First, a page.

On May 15, 1602, Bartholomew Gosnold sailed into Provincetown Harbor, saw huge schools of fish and named the peninsula ‘Cape Cod.‘
Gosnold was an English lawyer who managed to get backing to found an English colony in North America. In March 1602, he set sail from England in a small bark, The Concord, with 32 men on board. Sailing due west from the Azores, he reached Cape Elizabeth in May. He skirted the coastline for a few days, anchored in York Harbor, Maine, and then sailed into Provincetown Harbor. On May 15, 1602, this is what he wrote:
The fifteenth day we had again sight of the land, which made ahead, being as we thought an island, by reason of a large sound that appeared westward between it and the main, for coming to the west end thereof, we did perceive a large opening, we called it Shoal Hope. Near this cape we came to fathom anchor in fifteen fathoms, where we took great store of codfish, for which we altered the name, and called it Cape Cod. Here we saw sculls of herring, mackerel, and other small fish, in great abundance.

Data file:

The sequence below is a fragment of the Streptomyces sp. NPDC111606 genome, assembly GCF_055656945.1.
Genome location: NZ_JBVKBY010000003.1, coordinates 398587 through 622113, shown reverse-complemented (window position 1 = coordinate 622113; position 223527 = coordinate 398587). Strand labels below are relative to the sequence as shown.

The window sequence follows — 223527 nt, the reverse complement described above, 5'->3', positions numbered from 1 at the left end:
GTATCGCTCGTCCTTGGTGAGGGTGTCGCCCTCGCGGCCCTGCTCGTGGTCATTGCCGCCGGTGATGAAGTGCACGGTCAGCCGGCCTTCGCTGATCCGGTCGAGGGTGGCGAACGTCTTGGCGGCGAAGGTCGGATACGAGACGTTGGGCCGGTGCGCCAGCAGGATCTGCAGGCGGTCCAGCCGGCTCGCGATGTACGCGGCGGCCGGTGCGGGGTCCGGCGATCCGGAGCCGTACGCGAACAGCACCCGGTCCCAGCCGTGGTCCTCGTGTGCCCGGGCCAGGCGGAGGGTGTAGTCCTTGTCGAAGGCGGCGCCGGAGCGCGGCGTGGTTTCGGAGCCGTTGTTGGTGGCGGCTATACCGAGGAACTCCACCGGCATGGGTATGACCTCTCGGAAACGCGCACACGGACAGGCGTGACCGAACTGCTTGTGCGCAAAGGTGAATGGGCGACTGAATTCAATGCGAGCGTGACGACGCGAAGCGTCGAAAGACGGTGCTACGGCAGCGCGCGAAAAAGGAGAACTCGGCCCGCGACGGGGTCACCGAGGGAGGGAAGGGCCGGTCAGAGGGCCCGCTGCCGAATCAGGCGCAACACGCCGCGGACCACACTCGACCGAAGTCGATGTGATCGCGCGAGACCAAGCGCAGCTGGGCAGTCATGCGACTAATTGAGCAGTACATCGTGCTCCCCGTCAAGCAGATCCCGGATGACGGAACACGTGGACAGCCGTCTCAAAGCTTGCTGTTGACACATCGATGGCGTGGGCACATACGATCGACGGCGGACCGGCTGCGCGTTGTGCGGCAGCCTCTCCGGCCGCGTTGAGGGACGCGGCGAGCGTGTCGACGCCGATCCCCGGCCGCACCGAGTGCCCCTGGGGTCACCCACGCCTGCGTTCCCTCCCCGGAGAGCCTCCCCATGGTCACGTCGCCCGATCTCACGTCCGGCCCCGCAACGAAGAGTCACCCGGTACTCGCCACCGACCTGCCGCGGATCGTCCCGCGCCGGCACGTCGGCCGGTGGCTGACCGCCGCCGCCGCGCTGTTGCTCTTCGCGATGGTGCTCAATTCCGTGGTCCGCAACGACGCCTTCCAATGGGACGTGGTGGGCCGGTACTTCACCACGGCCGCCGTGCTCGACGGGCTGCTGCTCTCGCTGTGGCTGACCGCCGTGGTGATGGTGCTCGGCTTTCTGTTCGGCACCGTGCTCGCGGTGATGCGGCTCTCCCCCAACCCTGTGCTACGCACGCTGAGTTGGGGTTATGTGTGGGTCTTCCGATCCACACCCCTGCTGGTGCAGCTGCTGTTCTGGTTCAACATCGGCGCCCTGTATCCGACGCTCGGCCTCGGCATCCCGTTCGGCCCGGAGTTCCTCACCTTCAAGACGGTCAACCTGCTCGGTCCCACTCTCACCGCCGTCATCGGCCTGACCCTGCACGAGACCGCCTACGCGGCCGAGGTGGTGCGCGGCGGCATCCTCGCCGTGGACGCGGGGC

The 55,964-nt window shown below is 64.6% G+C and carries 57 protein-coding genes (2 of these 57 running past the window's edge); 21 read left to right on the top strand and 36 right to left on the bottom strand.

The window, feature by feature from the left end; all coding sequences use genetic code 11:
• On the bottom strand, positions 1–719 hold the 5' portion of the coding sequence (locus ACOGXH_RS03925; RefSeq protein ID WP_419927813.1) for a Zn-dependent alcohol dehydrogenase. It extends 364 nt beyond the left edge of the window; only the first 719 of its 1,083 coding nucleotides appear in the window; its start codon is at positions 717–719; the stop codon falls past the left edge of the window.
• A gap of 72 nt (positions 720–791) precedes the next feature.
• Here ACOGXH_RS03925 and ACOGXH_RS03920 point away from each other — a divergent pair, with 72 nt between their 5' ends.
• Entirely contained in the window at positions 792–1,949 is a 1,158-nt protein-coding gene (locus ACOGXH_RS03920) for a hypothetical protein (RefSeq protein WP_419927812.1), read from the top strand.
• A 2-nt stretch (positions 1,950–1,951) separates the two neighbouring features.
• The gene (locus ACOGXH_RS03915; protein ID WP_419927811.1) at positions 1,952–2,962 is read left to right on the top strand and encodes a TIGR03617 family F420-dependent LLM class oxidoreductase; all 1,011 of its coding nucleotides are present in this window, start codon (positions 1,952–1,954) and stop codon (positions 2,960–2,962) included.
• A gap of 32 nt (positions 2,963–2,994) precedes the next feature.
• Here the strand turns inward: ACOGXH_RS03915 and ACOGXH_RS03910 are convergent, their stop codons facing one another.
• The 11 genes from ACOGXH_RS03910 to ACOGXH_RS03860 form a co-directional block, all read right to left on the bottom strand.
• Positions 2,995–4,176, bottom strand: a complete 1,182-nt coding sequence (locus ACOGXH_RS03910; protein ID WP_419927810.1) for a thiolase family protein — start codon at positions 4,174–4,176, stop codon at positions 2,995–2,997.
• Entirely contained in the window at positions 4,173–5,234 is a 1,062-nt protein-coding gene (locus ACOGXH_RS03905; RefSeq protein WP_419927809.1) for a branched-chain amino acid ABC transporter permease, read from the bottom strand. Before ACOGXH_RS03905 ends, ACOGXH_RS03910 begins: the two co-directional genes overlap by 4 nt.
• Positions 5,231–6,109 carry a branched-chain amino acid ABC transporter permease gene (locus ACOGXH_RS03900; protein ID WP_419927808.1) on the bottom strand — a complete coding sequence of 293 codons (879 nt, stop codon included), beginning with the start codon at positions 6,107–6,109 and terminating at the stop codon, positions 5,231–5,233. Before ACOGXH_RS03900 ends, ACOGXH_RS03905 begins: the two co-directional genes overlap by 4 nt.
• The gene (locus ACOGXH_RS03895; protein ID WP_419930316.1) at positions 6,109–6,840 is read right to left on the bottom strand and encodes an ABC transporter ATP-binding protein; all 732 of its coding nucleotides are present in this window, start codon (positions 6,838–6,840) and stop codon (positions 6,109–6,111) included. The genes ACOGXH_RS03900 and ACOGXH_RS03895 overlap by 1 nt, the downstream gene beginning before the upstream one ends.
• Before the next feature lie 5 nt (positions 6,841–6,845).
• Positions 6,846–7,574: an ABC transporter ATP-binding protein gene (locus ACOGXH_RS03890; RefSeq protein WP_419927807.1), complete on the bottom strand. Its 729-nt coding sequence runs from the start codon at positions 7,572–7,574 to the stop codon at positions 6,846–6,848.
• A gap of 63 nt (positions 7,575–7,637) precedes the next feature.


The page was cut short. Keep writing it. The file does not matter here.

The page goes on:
[…] Pring reported. The men of the expedition were in the forest cutting Sassafras around Truro on Cape Cod. They were napping in the sun taking an afternoon break, which was their custom on the warm […]
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